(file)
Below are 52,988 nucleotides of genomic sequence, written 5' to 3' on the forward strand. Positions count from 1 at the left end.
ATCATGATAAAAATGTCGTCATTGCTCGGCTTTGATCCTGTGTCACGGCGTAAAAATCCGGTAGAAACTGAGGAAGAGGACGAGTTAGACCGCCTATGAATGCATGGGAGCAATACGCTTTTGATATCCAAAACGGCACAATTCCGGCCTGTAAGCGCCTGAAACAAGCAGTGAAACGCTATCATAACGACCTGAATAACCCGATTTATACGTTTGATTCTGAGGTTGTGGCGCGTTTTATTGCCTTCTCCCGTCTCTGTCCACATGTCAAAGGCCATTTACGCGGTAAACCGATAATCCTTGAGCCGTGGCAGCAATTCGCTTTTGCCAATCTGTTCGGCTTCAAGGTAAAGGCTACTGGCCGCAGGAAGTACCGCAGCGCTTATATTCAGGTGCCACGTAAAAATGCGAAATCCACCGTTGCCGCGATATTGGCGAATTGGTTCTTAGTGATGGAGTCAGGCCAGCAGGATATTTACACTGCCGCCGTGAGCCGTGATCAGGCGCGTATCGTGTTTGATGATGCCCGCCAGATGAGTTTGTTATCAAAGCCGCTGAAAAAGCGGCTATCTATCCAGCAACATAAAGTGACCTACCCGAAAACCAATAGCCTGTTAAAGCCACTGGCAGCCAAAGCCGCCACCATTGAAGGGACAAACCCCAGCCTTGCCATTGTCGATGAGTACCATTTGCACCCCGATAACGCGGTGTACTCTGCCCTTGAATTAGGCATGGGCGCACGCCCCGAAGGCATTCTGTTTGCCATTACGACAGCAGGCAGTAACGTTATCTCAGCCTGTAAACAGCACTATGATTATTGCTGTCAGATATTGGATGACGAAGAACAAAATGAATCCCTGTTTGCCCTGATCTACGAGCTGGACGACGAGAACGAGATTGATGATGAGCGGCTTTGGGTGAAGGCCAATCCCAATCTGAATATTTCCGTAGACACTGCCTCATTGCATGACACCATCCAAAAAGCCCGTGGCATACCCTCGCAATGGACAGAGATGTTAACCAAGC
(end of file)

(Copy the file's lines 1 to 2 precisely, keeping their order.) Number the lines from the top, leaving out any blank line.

Below are 52,988 nucleotides of genomic sequence, written 5' to 3' on the forward strand. Positions count from 1 at the left end.
ATCATGATAAAAATGTCGTCATTGCTCGGCTTTGATCCTGTGTCACGGCGTAAAAATCCGGTAGAAACTGAGGAAGAGGACGAGTTAGACCGCCTATGAATGCATGGGAGCAATACGCTTTTGATATCCAAAACGGCACAATTCCGGCCTGTAAGCGCCTGAAACAAGCAGTGAAACGCTATCATAACGACCTGAATAACCCGATTTATACGTTTGATTCTGAGGTTGTGGCGCGTTTTATTGCCTTCTCCCGTCTCTGTCCACATGTCAAAGGCCATTTACGCGGTAAACCGATAATCCTTGAGCCGTGGCAGCAATTCGCTTTTGCCAATCTGTTCGGCTTCAAGGTAAAGGCTACTGGCCGCAGGAAGTACCGCAGCGCTTATATTCAGGTGCCACGTAAAAATGCGAAATCCACCGTTGCCGCGATATTGGCGAATTGGTTCTTAGTGATGGAGTCAGGCCAGCAGGATATTTACACTGCCGCCGTGAGCCGTGATCAGGCGCGTATCGTGTTTGATGATGCCCGCCAGATGAGTTTGTTATCAAAGCCGCTGAAAAAGCGGCTATCTATCCAGCAACATAAAGTGACCTACCCGAAAACCAATAGCCTGTTAAAGCCACTGGCAGCCAAAGCCGCCACCATTGAAGGGACAAACCCCAGCCTTGCCATTGTCGATGAGTACCATTTGCACCCCGATAACGCGGTGTACTCTGCCCTTGAATTAGGCATGGGCGCACGCCCCGAAGGCATTCTGTTTGCCATTACGACAGCAGGCAGTAACGTTATCTCAGCCTGTAAACAGCACTATGATTATTGCTGTCAGATATTGGATGACGAAGAACAAAATGAATCCCTGTTTGCCCTGATCTACGAGCTGGACGACGAGAACGAGATTGATGATGAGCGGCTTTGGGTGAAGGCCAATCCCAATCTGAATATTTCCGTAGACACTGCCTCATTGCATGACACCATCCAAAAAGCCCGTGGCATACCCTCGCAATGGACAGAGATGTTAACCAAGC